Cowed by Kiyani’s and Pasha’s brazen displays, Pakistan’s parliament passed a resolution that drone attacks should be stopped and that the operations like the one carried out on May 2nd won’t be tolerated in future.

The parliament has an obligation to explain to the public not only how and why Osama bin Laden was living in Abbottabad, but why the Taliban continues to carry out its bloody operations, and why al Qaeda leaders have been given safe haven. The risk of allowing these questions to remain unanswered is that the military will gain more strength over the civilian government.

The parliamentarians who are supposed to represent the people of Pakistan abrogated their responsibility for the sake of staying in office for few more months, while at the same time making it clear who the country’s rulers truly are.

Courtesy: Wichaar

Army chief wanted more drone support

Kayani requested Admiral Fallon to provide “continuous Predator coverage of the conflict area” in South Waziristan.

In meeting with US Chairman Joint Chiefs of Staff Admiral Mike Mullen over March 3-4, 2008, Kayani was asked for his help “in approving a third Restricted Operating Zone for US aircraft over the FATA.” The request – detailed in a cable sent from the US Embassy Islamabad on March 24 – clearly indicates that two ‘corridors’ for US drones had already been approved earlier.

By Hasan Zaidi

KARACHI: Secret internal American government cables, accessed by Dawn through WikiLeaks, provide confirmation that the US military’s drone strikes programme within Pakistan had more than just tacit acceptance of the country’s top military brass, despite public posturing to the contrary. In fact, as long ago as January 2008, the country’s military was requesting the US for greater drone back-up for its own military operations. ….

Read more : DAWN

Nation’s honor not to be traded for prosperity: COAS

RAWALPINDI: (Saturday, April 30, 2011) – The Chief of Army Staff General Ashfaq Parvez Kayani Saturday asserted that the nation’s honor and integrity will not be traded just in exchange for “prosperity”, Geo News reported.

“What’s in national interest and what’s not is a decision only you Pakistanis have the right to make,” the Army Chief said in his address on the occasion of Yaum-e-Shuhada …

Read more :  The News

Fanatics kill 8 in attack on UN workers in Afghanistan; two beheaded as mob chants “Islam is religion of peace”

Seven killed in worst-ever attack on UN workers in Afghanistan

Seven United Nations workers have been executed in the northern Afghanistan city of Mazar-e-Sharif, two of them by beheading, by demonstrators protesting the burning of a Koran at a church in Florida.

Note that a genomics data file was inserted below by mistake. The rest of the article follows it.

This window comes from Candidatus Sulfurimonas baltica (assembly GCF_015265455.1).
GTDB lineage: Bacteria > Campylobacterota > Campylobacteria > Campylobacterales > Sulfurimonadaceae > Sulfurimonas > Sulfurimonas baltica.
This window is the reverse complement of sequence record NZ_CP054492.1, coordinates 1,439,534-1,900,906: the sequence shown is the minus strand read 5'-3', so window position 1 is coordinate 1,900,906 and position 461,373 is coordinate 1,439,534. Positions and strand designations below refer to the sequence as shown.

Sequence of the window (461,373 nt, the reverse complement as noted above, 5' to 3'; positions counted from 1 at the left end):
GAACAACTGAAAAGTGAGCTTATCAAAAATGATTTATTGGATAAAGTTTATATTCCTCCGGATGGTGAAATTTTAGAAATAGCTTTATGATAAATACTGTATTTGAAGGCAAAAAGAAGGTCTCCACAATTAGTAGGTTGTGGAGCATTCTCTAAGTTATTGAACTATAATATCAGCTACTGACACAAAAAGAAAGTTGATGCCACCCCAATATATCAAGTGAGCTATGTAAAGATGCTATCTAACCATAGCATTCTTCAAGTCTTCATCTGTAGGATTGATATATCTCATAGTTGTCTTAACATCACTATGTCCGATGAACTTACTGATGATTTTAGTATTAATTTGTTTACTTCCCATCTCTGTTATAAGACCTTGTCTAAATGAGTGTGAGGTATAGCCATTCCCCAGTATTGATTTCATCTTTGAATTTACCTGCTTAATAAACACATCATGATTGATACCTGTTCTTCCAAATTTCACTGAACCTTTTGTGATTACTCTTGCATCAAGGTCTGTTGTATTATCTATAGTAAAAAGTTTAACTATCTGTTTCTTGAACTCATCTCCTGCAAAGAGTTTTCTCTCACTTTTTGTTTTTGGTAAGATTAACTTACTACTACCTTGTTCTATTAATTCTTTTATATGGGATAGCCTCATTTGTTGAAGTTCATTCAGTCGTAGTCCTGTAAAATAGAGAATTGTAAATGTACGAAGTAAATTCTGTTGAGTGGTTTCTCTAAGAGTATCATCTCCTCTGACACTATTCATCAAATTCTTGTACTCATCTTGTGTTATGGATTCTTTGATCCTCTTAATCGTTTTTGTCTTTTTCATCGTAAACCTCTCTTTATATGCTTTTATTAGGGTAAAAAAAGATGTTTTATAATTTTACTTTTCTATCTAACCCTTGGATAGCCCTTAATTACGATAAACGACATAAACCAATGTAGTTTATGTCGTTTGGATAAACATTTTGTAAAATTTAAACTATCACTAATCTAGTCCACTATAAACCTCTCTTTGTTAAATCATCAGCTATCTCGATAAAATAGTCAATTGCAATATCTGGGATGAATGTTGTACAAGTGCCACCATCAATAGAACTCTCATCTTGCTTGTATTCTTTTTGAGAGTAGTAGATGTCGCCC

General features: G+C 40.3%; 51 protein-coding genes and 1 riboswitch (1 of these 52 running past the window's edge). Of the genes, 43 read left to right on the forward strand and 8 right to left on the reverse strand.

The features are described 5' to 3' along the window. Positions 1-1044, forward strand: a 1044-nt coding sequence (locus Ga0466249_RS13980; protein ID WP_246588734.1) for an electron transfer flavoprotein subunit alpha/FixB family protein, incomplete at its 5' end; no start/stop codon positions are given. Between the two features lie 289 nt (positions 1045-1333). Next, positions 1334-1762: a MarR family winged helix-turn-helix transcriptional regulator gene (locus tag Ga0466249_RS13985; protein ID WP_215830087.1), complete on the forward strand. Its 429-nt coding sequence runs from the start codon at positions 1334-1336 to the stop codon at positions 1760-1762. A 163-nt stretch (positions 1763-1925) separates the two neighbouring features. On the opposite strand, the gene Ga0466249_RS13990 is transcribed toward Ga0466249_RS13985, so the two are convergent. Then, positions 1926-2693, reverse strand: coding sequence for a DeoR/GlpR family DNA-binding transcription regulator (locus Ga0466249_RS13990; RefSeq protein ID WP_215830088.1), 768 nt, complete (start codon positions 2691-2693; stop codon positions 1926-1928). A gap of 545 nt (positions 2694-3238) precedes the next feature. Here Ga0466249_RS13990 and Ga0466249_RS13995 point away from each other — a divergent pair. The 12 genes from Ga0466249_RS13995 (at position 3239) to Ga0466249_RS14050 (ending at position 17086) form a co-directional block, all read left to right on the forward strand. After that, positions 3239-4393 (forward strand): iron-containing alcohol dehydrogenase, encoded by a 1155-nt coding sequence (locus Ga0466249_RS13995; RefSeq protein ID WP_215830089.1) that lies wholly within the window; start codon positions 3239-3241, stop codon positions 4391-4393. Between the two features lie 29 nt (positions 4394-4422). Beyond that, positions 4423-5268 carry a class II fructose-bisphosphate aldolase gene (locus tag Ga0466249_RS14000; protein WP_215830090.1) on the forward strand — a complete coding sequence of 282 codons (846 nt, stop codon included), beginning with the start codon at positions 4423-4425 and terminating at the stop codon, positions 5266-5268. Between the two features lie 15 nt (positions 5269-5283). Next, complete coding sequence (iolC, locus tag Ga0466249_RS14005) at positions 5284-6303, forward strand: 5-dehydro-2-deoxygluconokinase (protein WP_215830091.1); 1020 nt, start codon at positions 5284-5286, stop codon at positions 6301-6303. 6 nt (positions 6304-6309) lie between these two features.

By Dean Nelson, New Delhi and Farhad Peikar in Kabul

The victims of the worst-ever attack on UN personnel in Afghanistan included five guards from Nepal, and civilian staff from Norway, Sweden and Romania. Four local residents were also killed.

UN officials told The Daily Telegraph the final toll could rise as high as 20, and there were unconfirmed reports that the head of the United Nations Military Assistance Mission (Unama) in Mazar-e-Sharif had also been seriously injured …

Read more : The Telegraph.co.uk

A Pakistani journalist on Raymond Davis issue

The language of program is urdu/ Hindi

Courtesy: Geo TV (Aapas ki Baat Najam Sethi ke Saath – 31st january 2011.)

via – ZemTVYou Tube Link

‘Kayani influential on govt, parliament’

NEW YORK: WikiLeaks, citing a French official, in its revelations has also hit Chief of Army Staff General Ashfaq Pervez Kayani.

The released documents alleged that COAS has influence on government and the parliament. It said that opposition of Kayani led to the conflict on Kerry-Lugar bill, adding that he is also responsible for refraining the government to change its policy over FATA. …

Read more : The News

More details : BBC urdu

— — — —

Courtesy: DunyaTV (Tonight with Najam Sethi, 30 November, 2010)

via ZemTV, – YouTube Link

Gen Kayani, HEC chief Javaid Laghari met over tea

Kayani, HEC chief met over tea – By Khawar Ghumman

ISLAMABAD: Chief of the Army Staff Gen Ashfaq Parvez Kayani came face to face with Higher Education Commission Chairman Dr Javed Leghari during a recent meeting of the board of governors of a university, at which reservations were expressed over drastic cuts in budgetary grants for public-sector universities.

Read more >> DAWN